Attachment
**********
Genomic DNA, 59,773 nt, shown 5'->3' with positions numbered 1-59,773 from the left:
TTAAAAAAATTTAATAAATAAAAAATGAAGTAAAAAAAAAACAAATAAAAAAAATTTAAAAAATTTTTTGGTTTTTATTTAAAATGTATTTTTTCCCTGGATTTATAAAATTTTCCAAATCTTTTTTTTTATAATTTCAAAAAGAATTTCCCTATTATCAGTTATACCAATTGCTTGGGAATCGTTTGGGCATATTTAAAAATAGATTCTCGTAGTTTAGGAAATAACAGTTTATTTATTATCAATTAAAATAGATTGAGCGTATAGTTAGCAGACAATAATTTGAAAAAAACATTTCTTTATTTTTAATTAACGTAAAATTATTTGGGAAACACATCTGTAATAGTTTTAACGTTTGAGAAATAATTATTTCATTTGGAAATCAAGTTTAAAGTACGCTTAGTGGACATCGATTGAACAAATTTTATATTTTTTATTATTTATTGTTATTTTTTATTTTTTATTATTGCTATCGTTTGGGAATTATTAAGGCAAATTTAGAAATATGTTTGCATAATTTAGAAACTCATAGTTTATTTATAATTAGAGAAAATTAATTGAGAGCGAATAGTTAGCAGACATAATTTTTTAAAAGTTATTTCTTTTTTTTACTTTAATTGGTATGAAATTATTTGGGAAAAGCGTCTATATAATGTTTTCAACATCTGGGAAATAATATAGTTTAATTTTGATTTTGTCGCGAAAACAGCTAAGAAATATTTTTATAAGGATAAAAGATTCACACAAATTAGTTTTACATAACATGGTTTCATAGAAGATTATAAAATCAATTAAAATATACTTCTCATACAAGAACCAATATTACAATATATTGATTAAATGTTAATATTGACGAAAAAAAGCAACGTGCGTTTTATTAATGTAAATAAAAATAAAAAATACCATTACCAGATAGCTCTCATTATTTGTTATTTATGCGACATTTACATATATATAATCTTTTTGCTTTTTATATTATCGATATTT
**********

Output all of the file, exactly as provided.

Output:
Genomic DNA, 59,773 nt, shown 5'->3' with positions numbered 1-59,773 from the left:
TTAAAAAAATTTAATAAATAAAAAATGAAGTAAAAAAAAAACAAATAAAAAAAATTTAAAAAATTTTTTGGTTTTTATTTAAAATGTATTTTTTCCCTGGATTTATAAAATTTTCCAAATCTTTTTTTTTATAATTTCAAAAAGAATTTCCCTATTATCAGTTATACCAATTGCTTGGGAATCGTTTGGGCATATTTAAAAATAGATTCTCGTAGTTTAGGAAATAACAGTTTATTTATTATCAATTAAAATAGATTGAGCGTATAGTTAGCAGACAATAATTTGAAAAAAACATTTCTTTATTTTTAATTAACGTAAAATTATTTGGGAAACACATCTGTAATAGTTTTAACGTTTGAGAAATAATTATTTCATTTGGAAATCAAGTTTAAAGTACGCTTAGTGGACATCGATTGAACAAATTTTATATTTTTTATTATTTATTGTTATTTTTTATTTTTTATTATTGCTATCGTTTGGGAATTATTAAGGCAAATTTAGAAATATGTTTGCATAATTTAGAAACTCATAGTTTATTTATAATTAGAGAAAATTAATTGAGAGCGAATAGTTAGCAGACATAATTTTTTAAAAGTTATTTCTTTTTTTTACTTTAATTGGTATGAAATTATTTGGGAAAAGCGTCTATATAATGTTTTCAACATCTGGGAAATAATATAGTTTAATTTTGATTTTGTCGCGAAAACAGCTAAGAAATATTTTTATAAGGATAAAAGATTCACACAAATTAGTTTTACATAACATGGTTTCATAGAAGATTATAAAATCAATTAAAATATACTTCTCATACAAGAACCAATATTACAATATATTGATTAAATGTTAATATTGACGAAAAAAAGCAACGTGCGTTTTATTAATGTAAATAAAAATAAAAAATACCATTACCAGATAGCTCTCATTATTTGTTATTTATGCGACATTTACATATATATAATCTTTTTGCTTTTTATATTATCGATATTT